Call for free education lands in the legislature

Petitions delivered with 40,000 signatories a day before the national student day of action

Student and faculty representatives delivered petitions with more than 40,000 signatures to the Ontario Legislature today, calling for free post-secondary education, increased funding for colleges and universities and quick action to deal with Ontario’s student debt crisis.

“This conversation about free education is one that needs to happen,” said Rajean Hoilett, Canadian Federation of Students-Ontario (CFS-O) chairperson. “We don’t see this as a lofty ideal, we see this as a tangible next step towards developing this province.”

Peggy Sattler, the Ontario New Democrats’ advanced education and skills development critic, will read the petition during question period in the legislature tomorrow.

“I want to congratulate CFS on undertaking this campaign, and I will be proud to present those petitions in the legislature tomorrow,” she said. Sattler added that people in Ontario understand that the debts that students in the province are graduating with are preventing them from having families and contributing to economic health of Ontario.

The petition delivery was part of the fight the fees campaign, which is also holding a National Student Day of Action tomorrow, with rallies calling for free education for all happening across Canada. The day of action comes eight months after the Ontario government made headlines with the creation of the Ontario Student Grant, a plan to make average tuition free for eligible low and middle-income students.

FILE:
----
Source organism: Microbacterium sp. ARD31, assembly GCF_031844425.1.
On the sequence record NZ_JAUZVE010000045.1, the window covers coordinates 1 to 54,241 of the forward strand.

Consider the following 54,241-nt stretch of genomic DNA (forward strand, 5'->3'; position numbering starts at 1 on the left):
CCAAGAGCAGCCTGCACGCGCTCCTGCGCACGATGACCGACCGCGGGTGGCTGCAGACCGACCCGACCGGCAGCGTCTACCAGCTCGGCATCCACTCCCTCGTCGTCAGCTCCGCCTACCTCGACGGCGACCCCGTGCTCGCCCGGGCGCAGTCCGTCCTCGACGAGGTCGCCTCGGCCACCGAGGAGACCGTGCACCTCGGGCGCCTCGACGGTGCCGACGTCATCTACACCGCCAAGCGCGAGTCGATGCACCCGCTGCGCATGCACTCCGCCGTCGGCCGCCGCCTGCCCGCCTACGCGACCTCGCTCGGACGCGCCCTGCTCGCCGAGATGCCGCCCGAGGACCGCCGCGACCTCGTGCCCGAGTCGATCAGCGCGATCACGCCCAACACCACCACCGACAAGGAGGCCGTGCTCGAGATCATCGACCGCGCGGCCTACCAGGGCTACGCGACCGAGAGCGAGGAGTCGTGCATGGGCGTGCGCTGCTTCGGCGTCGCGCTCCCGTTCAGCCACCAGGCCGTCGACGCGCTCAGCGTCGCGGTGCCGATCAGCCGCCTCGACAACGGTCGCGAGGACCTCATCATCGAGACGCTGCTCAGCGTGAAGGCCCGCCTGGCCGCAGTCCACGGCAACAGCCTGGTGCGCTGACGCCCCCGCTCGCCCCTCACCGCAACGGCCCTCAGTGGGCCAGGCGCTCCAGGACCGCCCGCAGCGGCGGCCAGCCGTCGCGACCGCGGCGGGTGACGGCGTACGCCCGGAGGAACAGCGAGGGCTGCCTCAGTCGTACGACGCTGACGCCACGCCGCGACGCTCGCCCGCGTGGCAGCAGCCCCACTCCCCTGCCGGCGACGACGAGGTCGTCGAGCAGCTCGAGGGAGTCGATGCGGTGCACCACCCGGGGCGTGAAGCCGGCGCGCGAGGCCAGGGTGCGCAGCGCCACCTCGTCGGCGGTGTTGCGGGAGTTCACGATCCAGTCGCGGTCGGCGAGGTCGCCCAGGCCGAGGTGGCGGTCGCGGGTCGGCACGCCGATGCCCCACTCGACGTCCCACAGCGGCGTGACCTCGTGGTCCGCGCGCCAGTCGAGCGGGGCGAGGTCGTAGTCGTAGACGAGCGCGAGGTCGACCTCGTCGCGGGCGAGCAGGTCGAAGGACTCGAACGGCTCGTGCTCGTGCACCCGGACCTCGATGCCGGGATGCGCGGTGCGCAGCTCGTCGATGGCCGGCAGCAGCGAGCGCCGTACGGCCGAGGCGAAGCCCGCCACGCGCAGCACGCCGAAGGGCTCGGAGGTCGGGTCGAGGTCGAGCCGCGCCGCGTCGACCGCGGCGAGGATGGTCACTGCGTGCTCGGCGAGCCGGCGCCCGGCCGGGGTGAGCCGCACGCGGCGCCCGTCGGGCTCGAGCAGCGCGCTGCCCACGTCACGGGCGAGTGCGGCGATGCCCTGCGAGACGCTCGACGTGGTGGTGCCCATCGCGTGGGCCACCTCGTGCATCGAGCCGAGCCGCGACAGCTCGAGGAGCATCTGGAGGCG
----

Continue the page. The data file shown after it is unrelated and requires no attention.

Gayle McFadden with more than 40,000 signatures on petitions calling for free education, more funding for colleges and universities and action on student debt. Photo by Steve Cornwell

Gayle McFadden with more than 40,000 signatures on petitions calling for free education, more funding for colleges and universities and action on student debt. Photo by Steve Cornwell / The Dialog

Gayle McFadden, CFS-O’s national executive representative, welcomes the changes but sees the need to push reforms to post-secondary tuition further.

“This is a grant, and it’s a good grant, but it’s not free education,” said McFadden.

She added that although the Liberal budget announcement encouraged politicians and media to talk about free education, “we need to be calling for what free education actually is, which is the elimination of tuition fees and the abolishment of barriers to post-secondary education.”

On Sunday, the federal government put out a release announcing that Canada Student Loan borrowers would not have to pay back their debts until they make $25,000 a year, effective Nov. 1.

Hoilett thinks that the timing of this announcement is curiously close to the Nov. 2 day of action.

“It seems really reactionary that two days before students from across this country take action for free education this government re-announces something that came out in the last budget,” said Hoilett.

Students at George Brown College are meeting for a free breakfast at 10:30 a.m. on Wednesday in the St. James Kings Lounge before boarding buses that will go to Ryerson University for the rally and protest march to Queens Park. A bus will also leave from the Casa Loma Student Centre at 10:30 a.m..

Linda Kohn, board director of the Ontario Confederation of University Faculty Associations, Rabbia Ashraf, president of the Continuing Education Students’ Association of Ryerson and Brie Berry from the Black Liberation Collective at the University of Toronto joined Hoilett, McFadden and Sattler at the petition delivery.

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Call for free education lands in the legislature